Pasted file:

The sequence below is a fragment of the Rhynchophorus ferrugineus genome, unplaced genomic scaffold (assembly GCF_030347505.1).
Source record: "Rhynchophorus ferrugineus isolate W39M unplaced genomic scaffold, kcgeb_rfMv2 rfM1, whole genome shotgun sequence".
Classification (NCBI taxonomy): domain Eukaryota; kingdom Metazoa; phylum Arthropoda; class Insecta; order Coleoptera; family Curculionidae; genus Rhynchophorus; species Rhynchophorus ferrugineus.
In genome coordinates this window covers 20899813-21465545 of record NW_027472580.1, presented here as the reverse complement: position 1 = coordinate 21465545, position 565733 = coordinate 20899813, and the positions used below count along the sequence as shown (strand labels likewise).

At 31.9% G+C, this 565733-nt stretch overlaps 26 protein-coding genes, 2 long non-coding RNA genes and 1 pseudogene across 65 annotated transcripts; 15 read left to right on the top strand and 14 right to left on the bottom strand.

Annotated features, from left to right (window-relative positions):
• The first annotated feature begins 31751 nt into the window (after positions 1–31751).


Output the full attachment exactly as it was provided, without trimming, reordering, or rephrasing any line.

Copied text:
The sequence below is a fragment of the Rhynchophorus ferrugineus genome, unplaced genomic scaffold (assembly GCF_030347505.1).
Source record: "Rhynchophorus ferrugineus isolate W39M unplaced genomic scaffold, kcgeb_rfMv2 rfM1, whole genome shotgun sequence".
Classification (NCBI taxonomy): domain Eukaryota; kingdom Metazoa; phylum Arthropoda; class Insecta; order Coleoptera; family Curculionidae; genus Rhynchophorus; species Rhynchophorus ferrugineus.
In genome coordinates this window covers 20899813-21465545 of record NW_027472580.1, presented here as the reverse complement: position 1 = coordinate 21465545, position 565733 = coordinate 20899813, and the positions used below count along the sequence as shown (strand labels likewise).

At 31.9% G+C, this 565733-nt stretch overlaps 26 protein-coding genes, 2 long non-coding RNA genes and 1 pseudogene across 65 annotated transcripts; 15 read left to right on the top strand and 14 right to left on the bottom strand.

Annotated features, from left to right (window-relative positions):
• The first annotated feature begins 31751 nt into the window (after positions 1–31751).